There is something backwards about the way God works.
Think of the stories we have in the Bible. God wants to bring salvation to the world through a specific people. God needs to start a nation through an individual, so who does He choose? Maybe a general of a mighty army, someone who could demolish all of God’s foes. Maybe a mighty king, who would have all the wealth in the world, who could buy anything the new nation of God’s chosen people might need. Maybe a mighty religious leader who God could use as his perfect mouthpiece. Who does God choose? A sort of wandering gypsy named Abraham, who is way too old to have children, let alone start a new nation. Yet he does.
Later, God wants to select a king from a group of brothers. So God chooses the eldest, naturally. Except He doesn’t. The eldest brother passes before Samuel, the prophet of God who is making the selection. And this isn’t the right brother. One by one, each of Jesse’s sons pass before Samuel. And none of them are right for the job of king. Samuel says to Jesse “Are you sure these are all of your sons?” Jesse says, “Well, there is this one, but he’s the youngest, only a shepherd. We don’t need to worry about him.” “Bring him,” Samuel says! And sure enough, the brother who is chosen to be king is not the eldest, or the strongest, or the wealthiest. The brother who is chosen to be king is David. The youngest. A shepherd. A scrawny, youngun who, by anyone else’s standards, has no right to be king. And yet he is the one God chooses. How strange!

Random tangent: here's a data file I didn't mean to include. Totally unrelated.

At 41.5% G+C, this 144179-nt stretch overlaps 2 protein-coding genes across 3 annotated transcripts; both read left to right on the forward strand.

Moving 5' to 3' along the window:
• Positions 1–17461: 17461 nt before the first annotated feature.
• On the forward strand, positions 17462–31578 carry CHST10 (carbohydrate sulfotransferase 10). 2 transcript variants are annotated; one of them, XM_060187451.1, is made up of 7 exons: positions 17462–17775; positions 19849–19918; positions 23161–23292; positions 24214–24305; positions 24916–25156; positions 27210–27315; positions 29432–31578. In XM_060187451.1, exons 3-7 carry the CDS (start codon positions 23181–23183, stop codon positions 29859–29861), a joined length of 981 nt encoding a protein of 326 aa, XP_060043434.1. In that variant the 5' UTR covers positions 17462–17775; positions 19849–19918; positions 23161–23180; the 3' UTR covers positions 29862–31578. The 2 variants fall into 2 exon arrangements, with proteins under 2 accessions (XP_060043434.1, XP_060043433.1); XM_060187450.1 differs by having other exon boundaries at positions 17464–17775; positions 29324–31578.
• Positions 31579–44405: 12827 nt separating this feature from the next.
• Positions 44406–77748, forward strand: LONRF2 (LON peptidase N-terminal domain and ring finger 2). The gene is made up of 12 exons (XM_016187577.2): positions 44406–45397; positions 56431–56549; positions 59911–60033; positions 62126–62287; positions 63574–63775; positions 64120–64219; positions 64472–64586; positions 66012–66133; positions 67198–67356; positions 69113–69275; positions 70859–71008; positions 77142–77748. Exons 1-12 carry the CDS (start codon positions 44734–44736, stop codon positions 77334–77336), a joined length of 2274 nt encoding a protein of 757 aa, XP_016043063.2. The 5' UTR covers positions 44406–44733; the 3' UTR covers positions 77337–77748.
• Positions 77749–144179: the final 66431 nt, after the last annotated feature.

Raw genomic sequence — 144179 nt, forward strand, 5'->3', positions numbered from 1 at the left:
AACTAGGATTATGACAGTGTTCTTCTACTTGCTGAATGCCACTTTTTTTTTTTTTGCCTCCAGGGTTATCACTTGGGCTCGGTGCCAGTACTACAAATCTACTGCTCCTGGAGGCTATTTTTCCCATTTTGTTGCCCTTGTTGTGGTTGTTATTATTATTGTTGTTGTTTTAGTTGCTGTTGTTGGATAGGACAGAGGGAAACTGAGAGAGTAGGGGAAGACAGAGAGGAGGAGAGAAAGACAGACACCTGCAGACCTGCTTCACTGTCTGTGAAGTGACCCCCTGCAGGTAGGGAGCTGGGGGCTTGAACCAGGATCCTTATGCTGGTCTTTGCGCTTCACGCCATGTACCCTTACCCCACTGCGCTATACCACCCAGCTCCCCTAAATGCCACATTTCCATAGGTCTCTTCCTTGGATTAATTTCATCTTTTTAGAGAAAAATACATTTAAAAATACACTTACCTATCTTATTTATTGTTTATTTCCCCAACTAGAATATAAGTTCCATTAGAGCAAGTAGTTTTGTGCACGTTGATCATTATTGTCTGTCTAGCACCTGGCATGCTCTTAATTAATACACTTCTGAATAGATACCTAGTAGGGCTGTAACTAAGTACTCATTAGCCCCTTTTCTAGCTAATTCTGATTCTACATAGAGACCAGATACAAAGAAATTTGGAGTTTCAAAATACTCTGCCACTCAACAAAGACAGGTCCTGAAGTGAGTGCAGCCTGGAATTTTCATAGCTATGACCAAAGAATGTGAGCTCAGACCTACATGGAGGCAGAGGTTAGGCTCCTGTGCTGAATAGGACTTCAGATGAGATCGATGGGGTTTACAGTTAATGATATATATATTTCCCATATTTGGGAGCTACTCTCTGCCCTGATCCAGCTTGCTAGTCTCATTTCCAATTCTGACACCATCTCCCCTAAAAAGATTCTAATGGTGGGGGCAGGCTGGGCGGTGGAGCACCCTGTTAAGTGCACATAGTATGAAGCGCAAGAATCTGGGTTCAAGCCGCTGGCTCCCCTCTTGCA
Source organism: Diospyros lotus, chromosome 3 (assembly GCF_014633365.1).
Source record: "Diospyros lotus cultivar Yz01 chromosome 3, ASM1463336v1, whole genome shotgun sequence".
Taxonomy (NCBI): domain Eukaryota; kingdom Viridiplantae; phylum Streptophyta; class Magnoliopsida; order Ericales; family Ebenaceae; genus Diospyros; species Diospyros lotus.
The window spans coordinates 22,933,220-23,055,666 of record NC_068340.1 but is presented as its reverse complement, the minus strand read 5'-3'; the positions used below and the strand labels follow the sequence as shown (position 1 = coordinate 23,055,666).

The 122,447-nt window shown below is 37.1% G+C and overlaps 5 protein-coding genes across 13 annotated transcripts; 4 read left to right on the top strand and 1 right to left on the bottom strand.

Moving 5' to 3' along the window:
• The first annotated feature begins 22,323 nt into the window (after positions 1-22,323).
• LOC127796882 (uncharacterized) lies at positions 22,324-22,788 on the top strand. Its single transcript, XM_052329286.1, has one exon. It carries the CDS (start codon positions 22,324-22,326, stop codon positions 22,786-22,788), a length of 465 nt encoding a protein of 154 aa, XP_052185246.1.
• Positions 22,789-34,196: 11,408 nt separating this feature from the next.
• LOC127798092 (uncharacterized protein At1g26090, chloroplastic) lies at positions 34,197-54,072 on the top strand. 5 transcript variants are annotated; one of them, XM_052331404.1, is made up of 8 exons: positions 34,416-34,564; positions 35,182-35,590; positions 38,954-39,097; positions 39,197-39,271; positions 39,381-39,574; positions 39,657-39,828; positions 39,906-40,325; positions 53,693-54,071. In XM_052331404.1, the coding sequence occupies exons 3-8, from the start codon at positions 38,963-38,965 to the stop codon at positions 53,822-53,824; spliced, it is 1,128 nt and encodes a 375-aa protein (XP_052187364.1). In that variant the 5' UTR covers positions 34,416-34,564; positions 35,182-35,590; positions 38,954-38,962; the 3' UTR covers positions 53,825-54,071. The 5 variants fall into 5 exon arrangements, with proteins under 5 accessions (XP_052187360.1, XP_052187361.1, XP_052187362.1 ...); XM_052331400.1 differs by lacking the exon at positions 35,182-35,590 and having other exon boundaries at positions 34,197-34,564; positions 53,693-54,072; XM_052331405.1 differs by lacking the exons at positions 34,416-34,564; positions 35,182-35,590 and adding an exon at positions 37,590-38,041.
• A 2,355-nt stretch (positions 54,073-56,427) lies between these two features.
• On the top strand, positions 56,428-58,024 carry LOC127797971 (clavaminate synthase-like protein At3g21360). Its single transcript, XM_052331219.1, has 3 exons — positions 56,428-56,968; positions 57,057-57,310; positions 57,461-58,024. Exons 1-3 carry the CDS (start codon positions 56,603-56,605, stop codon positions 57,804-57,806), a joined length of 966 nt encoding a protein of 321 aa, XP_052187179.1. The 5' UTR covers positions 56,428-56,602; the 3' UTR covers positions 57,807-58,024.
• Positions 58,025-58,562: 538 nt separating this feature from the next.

Eventually, God decides to become human himself, to live among us and show us who He really is. So He becomes a carpenter. Not a King. Not a Priest. Not even a prophet. But a carpenter. Jesus lives the human life, not even starting his ministry until around the age of 30. Jesus teaches. He compares the Kingdom of God to many strange things–to little seeds being spread everywhere (not just in fertile soil), to little children (not wise, religious adults who follow all the rules), and to a wedding feast (not to a triumphant feast at the end of a successful war).
At the appointed time Jesus enters the city of Jerusalem on the back of a donkey, just as we might expect a king to do. The event may have had the appearance of a king or general rallying his troops or supporters. Finally! We get what we are expecting! We finally have our King who will lead us to victory over the Romans! Except less than a week later, this King is hanging on a cross dying. Yes, later Jesus is resurrected, but in many ways, we would have rather had a leader who simply demolished the Romans and saved us from our enemies. Instead, we have a King who gives himself over to his enemies out of love for the very ones who kill him. Yes, this is victory. Yes, death ultimately loses. But Death ultimately loses not because we avoid it, but because we go through it and come out the other side alive.
A part of me wants to finish this post here, in the mystery of the Upside-Down Kingdom of God. Another part of me, though, has to ask this question–“What does the Upside-Down Kingdom of God have to say about the accuracy of the Bible?” Surely, if we were writing the story, we would have written it very differently. Surely we would have chosen someone more powerful to start the nation of Israel. Surely we would have chosen the eldest to be the King. Surely we would have chosen a King Jesus who did things very differently than what the Bible records.
But then, maybe that shows that we didn’t write the Story. Maybe that shows that Someone Else wrote the Story. I would not have written the Story the way we have it. Would you?